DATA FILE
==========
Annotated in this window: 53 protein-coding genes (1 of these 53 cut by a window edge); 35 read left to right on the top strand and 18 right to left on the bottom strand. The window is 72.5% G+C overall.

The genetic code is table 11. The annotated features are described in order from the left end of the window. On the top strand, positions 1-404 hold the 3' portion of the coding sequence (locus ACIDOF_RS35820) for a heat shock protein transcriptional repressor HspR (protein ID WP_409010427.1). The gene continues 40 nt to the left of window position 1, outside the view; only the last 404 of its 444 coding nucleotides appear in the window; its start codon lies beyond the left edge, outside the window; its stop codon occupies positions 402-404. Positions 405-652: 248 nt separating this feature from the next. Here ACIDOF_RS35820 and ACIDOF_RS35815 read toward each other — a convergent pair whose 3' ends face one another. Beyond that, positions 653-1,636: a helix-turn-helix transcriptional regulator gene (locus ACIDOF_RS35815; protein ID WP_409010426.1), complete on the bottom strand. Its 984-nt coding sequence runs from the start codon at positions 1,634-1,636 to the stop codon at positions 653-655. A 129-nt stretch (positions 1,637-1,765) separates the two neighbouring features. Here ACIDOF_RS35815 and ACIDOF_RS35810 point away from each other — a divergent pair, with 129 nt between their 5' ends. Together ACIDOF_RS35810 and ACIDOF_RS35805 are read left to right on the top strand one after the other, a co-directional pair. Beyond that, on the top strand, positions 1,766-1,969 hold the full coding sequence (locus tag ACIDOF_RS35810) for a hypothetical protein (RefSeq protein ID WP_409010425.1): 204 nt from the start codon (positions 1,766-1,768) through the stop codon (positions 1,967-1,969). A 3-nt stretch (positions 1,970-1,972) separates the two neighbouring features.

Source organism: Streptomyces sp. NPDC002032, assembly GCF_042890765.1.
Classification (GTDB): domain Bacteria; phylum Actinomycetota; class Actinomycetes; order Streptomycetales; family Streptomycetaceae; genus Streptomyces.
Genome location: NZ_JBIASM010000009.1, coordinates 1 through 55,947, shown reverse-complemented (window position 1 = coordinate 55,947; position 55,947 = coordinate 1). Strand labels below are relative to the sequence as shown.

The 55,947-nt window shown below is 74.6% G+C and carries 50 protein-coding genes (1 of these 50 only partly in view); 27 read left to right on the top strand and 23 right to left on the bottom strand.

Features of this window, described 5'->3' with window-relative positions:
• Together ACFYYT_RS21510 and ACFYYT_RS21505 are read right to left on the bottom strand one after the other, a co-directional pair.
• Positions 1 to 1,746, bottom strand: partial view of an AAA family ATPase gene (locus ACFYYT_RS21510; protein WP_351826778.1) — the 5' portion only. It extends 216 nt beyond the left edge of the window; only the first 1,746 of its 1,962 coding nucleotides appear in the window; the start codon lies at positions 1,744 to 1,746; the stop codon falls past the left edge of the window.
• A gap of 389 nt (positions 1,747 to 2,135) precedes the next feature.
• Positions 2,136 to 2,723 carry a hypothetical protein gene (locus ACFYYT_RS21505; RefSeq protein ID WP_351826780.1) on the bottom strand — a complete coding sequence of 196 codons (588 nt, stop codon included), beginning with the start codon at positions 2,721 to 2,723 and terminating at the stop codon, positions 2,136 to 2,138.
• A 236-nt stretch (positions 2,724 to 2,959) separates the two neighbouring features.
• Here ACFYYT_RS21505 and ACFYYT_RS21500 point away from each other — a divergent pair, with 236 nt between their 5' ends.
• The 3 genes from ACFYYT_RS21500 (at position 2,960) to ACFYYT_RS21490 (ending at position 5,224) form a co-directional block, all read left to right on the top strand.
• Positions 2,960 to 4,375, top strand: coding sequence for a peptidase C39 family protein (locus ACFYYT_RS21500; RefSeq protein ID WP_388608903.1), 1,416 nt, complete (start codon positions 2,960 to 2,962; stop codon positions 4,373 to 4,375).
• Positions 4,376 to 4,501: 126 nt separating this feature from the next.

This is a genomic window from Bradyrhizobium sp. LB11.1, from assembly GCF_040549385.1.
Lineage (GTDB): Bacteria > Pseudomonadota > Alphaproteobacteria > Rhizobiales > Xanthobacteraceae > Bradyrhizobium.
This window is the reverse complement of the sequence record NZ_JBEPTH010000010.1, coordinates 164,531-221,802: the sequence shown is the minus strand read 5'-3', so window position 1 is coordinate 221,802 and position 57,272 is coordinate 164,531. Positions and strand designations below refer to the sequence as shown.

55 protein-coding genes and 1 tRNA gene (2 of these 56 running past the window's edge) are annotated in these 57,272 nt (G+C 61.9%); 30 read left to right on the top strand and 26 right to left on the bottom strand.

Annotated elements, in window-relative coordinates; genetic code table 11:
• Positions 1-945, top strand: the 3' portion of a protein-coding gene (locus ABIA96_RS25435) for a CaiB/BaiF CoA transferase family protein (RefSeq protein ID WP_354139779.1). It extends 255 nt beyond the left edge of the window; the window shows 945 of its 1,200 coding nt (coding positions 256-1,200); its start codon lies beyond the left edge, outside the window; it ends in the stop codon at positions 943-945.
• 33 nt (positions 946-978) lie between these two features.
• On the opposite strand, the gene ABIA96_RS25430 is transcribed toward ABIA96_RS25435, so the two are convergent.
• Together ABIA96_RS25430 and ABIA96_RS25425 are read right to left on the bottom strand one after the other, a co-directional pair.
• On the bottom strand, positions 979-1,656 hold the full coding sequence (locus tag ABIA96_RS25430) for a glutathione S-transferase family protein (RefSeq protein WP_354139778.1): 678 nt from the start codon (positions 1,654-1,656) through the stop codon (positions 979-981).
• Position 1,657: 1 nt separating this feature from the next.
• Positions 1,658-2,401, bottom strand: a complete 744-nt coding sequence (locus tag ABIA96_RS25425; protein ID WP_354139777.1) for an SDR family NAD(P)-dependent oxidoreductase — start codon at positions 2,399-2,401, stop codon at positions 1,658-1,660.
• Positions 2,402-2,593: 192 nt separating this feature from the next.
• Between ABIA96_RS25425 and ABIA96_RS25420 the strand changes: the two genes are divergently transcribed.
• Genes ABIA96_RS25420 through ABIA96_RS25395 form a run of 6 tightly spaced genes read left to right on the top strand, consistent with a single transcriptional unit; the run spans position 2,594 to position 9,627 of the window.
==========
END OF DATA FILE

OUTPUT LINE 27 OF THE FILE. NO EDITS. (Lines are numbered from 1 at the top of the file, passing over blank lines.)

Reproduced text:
• Position 1,657: 1 nt separating this feature from the next.